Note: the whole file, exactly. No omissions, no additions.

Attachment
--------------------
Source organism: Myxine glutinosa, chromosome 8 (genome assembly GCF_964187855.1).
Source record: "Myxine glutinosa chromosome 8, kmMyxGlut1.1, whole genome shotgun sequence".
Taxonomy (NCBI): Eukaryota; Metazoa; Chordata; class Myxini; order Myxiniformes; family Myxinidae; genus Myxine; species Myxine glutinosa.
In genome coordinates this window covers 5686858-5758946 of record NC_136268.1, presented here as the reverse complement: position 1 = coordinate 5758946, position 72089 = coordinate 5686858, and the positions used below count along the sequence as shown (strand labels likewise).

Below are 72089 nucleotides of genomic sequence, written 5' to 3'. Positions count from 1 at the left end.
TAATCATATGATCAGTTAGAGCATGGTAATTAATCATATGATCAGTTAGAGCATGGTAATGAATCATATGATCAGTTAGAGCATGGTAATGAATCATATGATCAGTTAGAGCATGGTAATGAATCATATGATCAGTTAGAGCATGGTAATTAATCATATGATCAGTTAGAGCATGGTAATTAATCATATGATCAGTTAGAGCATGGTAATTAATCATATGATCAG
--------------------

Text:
Source organism: Myxine glutinosa, chromosome 8 (genome assembly GCF_964187855.1).
Source record: "Myxine glutinosa chromosome 8, kmMyxGlut1.1, whole genome shotgun sequence".
Taxonomy (NCBI): Eukaryota; Metazoa; Chordata; class Myxini; order Myxiniformes; family Myxinidae; genus Myxine; species Myxine glutinosa.
In genome coordinates this window covers 5686858-5758946 of record NC_136268.1, presented here as the reverse complement: position 1 = coordinate 5758946, position 72089 = coordinate 5686858, and the positions used below count along the sequence as shown (strand labels likewise).

Below are 72089 nucleotides of genomic sequence, written 5' to 3'. Positions count from 1 at the left end.
TAATCATATGATCAGTTAGAGCATGGTAATTAATCATATGATCAGTTAGAGCATGGTAATGAATCATATGATCAGTTAGAGCATGGTAATGAATCATATGATCAGTTAGAGCATGGTAATGAATCATATGATCAGTTAGAGCATGGTAATTAATCATATGATCAGTTAGAGCATGGTAATTAATCATATGATCAGTTAGAGCATGGTAATTAATCATATGATCAG